New Red Lists sound alarm for European birds and marine fishes
Two new European Red Lists, providing the most detailed scientific evidence ever assembled on the state of Europe’s birds and marine fishes, were unveiled during Green Week 2015.
They confirm a worrying picture of general decline in biodiversity, with 12.6 % of birds and 7.5 % of fishes threatened with extinction. Ten bird species are now critically endangered.
Pia Bucella, Director for Natural Capital,
But not all the news is bad. The lists provide proof that careful conservation activities do work in practice. Stocks of Atlantic cod and Atlantic bluefin tuna are recovering, as are populations of Dalmatian pelicans, while the Azores bullfinch has increased from 40 to 400 pairs. According to Angelo Caserta, BirdLife Regional Director: “Science is telling us that if we act today, then species come back.”
“The Red List assessments are extremely important because they show where we should put our efforts in order to avoid losing species,” said Pia Bucella, Director for Natural Capital in DG Environment. “We are making good use of all this information in policy-making at EU level.”
For half a century, the International Union for the Conservation of Nature (IUCN) has been drawing up Red Lists warning of the dangers to natural species around the globe. Ten years ago, with funding from the Commission, it launched specific European studies. Some 10 000 species have now been assessed, from mammals and reptiles to dragonflies and medicinal plants. “Overall, at least 1677 – 22.5 % of species in Europe – are threatened,” said Ana Nieto, IUCN’s European Biodiversity Conservation Officer.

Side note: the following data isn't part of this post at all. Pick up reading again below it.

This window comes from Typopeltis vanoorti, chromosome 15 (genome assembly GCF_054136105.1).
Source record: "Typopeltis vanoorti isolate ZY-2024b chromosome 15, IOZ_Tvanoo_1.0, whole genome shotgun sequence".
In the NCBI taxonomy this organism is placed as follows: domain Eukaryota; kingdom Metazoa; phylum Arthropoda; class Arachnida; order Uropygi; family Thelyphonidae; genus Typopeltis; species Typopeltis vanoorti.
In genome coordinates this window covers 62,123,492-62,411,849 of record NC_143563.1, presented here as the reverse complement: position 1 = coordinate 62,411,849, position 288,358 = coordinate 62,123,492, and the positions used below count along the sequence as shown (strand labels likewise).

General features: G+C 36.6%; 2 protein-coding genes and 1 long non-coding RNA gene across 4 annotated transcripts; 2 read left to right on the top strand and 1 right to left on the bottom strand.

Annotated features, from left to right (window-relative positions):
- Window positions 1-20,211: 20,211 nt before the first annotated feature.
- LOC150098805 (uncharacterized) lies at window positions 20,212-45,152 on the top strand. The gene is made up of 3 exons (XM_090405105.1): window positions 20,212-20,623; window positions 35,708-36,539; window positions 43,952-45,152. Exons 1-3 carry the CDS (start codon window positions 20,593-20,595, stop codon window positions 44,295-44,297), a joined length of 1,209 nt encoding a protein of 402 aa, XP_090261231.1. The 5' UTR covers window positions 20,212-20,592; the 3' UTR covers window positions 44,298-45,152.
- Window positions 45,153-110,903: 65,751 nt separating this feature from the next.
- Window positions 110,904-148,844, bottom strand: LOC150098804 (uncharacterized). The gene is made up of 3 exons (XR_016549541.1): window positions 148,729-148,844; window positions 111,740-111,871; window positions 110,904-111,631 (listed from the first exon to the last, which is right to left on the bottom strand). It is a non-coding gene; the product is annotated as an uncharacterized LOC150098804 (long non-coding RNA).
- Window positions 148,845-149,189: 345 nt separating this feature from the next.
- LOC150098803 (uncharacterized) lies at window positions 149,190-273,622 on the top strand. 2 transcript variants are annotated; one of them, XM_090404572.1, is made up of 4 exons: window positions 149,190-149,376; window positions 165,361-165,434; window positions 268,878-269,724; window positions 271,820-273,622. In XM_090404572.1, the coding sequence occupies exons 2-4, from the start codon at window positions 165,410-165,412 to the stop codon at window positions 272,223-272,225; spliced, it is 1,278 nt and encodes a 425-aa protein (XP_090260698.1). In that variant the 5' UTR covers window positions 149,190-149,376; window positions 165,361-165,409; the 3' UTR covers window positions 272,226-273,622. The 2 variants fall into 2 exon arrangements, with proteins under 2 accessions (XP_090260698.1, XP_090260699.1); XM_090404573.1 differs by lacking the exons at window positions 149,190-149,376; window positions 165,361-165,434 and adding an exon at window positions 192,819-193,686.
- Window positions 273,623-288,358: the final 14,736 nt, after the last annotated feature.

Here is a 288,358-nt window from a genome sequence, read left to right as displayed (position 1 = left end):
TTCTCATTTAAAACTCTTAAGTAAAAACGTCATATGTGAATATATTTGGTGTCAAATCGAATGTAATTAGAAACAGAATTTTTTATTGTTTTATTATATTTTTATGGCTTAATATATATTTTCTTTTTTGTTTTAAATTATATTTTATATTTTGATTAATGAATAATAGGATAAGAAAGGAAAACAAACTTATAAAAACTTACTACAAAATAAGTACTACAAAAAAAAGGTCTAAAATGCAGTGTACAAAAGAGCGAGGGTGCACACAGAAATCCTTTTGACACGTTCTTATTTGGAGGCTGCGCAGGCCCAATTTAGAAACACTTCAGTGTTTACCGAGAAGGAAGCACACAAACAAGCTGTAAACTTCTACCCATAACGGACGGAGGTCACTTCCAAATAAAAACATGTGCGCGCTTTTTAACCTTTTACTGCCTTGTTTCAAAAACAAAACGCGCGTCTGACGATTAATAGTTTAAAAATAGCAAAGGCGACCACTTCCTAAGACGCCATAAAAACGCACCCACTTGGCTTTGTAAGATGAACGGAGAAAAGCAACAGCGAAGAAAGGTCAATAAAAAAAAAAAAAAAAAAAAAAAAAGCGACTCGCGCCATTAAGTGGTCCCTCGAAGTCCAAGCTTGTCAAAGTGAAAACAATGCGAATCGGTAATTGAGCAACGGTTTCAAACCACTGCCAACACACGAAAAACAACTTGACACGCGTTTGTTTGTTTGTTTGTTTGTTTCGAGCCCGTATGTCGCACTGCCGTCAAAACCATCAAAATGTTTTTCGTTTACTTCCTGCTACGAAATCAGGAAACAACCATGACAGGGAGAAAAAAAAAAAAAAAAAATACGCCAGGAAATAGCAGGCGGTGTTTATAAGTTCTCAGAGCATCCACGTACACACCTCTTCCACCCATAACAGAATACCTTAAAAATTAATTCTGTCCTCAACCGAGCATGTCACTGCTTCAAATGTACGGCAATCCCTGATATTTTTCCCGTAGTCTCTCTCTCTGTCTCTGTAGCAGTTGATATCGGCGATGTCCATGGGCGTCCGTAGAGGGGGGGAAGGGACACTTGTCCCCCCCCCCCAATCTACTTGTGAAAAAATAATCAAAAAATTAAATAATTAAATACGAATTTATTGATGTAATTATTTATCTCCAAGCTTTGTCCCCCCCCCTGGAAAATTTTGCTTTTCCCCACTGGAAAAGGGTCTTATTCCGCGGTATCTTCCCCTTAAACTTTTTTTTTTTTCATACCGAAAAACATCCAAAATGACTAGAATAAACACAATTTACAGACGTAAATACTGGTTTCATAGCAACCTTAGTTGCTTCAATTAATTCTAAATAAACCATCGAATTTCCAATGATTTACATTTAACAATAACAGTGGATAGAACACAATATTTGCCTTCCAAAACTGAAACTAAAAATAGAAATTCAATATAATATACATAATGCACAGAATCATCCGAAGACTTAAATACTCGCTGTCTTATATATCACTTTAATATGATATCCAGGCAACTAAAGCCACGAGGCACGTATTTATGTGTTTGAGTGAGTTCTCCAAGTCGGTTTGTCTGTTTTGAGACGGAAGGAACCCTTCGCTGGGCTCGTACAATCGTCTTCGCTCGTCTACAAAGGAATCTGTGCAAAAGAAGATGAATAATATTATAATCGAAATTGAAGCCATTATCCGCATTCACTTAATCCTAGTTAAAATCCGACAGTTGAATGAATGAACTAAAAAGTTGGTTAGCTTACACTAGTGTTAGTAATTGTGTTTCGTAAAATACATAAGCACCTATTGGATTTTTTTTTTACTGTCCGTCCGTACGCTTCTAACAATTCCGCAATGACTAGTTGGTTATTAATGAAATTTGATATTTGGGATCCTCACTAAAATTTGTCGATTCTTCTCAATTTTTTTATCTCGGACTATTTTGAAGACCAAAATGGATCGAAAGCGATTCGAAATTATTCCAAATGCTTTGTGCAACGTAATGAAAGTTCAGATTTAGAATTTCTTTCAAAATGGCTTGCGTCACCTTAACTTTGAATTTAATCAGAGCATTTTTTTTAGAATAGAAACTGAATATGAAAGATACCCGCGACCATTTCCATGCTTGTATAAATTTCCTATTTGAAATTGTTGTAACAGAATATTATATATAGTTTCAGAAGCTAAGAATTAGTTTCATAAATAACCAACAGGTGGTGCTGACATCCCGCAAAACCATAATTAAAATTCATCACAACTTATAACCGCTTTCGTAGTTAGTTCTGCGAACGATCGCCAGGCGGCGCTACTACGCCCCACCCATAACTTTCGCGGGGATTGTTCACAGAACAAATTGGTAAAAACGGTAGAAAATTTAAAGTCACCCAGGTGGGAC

“The Red List is not just a list,” said Jean-Christophe Vié, IUCN’s Global Species Programme Deputy Director. “It is based on science and backed by a huge network of experts. It is a starting point for conservation action.” For the two new studies, IUCN enlisted the aid of BirdLife International and hundreds of individual scientists and volunteers.
Among the 1220 species of marine fishes in European waters, sharks and rays are the most critically endangered, with 40 % at risk of extinction. The main threat comes from overfishing, whether targeted or as ‘by-catch’. The dangers for birds, according to BirdLife Europe Research Assistant Christina Ieronymidou, are a result of illegal killing (especially of birds of prey), agriculture, pollution and invasive species.
Caserta blamed intensive agriculture and the EU common agricultural policy for a decline in European bird species. “The Red List is an alarm bell, a call for action,” he concluded. “It’s telling us we need to do something.”